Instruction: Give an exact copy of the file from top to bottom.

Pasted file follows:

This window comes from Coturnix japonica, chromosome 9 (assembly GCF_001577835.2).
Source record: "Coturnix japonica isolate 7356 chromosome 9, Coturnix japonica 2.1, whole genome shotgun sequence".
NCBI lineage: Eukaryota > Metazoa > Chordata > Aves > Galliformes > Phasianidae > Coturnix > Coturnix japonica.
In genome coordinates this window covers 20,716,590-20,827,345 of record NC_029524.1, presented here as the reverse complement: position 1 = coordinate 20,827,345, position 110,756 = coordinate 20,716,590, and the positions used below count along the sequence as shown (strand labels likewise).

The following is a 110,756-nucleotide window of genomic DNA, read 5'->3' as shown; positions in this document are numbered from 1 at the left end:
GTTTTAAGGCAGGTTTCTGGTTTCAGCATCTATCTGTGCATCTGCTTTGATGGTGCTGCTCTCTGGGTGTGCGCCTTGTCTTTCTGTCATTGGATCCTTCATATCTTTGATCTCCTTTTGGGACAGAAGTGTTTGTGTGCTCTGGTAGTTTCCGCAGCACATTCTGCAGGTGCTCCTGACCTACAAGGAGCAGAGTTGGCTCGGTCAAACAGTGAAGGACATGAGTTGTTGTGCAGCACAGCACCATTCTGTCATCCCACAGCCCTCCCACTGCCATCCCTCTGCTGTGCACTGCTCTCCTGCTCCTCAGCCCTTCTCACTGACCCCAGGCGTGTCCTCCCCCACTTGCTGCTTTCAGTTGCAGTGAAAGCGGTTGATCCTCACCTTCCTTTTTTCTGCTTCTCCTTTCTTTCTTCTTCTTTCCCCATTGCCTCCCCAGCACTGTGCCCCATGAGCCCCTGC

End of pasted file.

This window comes from Coturnix japonica, chromosome 9 (assembly GCF_001577835.2).
Source record: "Coturnix japonica isolate 7356 chromosome 9, Coturnix japonica 2.1, whole genome shotgun sequence".
NCBI lineage: Eukaryota > Metazoa > Chordata > Aves > Galliformes > Phasianidae > Coturnix > Coturnix japonica.
In genome coordinates this window covers 20,716,590-20,827,345 of record NC_029524.1, presented here as the reverse complement: position 1 = coordinate 20,827,345, position 110,756 = coordinate 20,716,590, and the positions used below count along the sequence as shown (strand labels likewise).

The following is a 110,756-nucleotide window of genomic DNA, read 5'->3' as shown; positions in this document are numbered from 1 at the left end:
GTTTTAAGGCAGGTTTCTGGTTTCAGCATCTATCTGTGCATCTGCTTTGATGGTGCTGCTCTCTGGGTGTGCGCCTTGTCTTTCTGTCATTGGATCCTTCATATCTTTGATCTCCTTTTGGGACAGAAGTGTTTGTGTGCTCTGGTAGTTTCCGCAGCACATTCTGCAGGTGCTCCTGACCTACAAGGAGCAGAGTTGGCTCGGTCAAACAGTGAAGGACATGAGTTGTTGTGCAGCACAGCACCATTCTGTCATCCCACAGCCCTCCCACTGCCATCCCTCTGCTGTGCACTGCTCTCCTGCTCCTCAGCCCTTCTCACTGACCCCAGGCGTGTCCTCCCCCACTTGCTGCTTTCAGTTGCAGTGAAAGCGGTTGATCCTCACCTTCCTTTTTTCTGCTTCTCCTTTCTTTCTTCTTCTTTCCCCATTGCCTCCCCAGCACTGTGCCCCATGAGCCCCTGC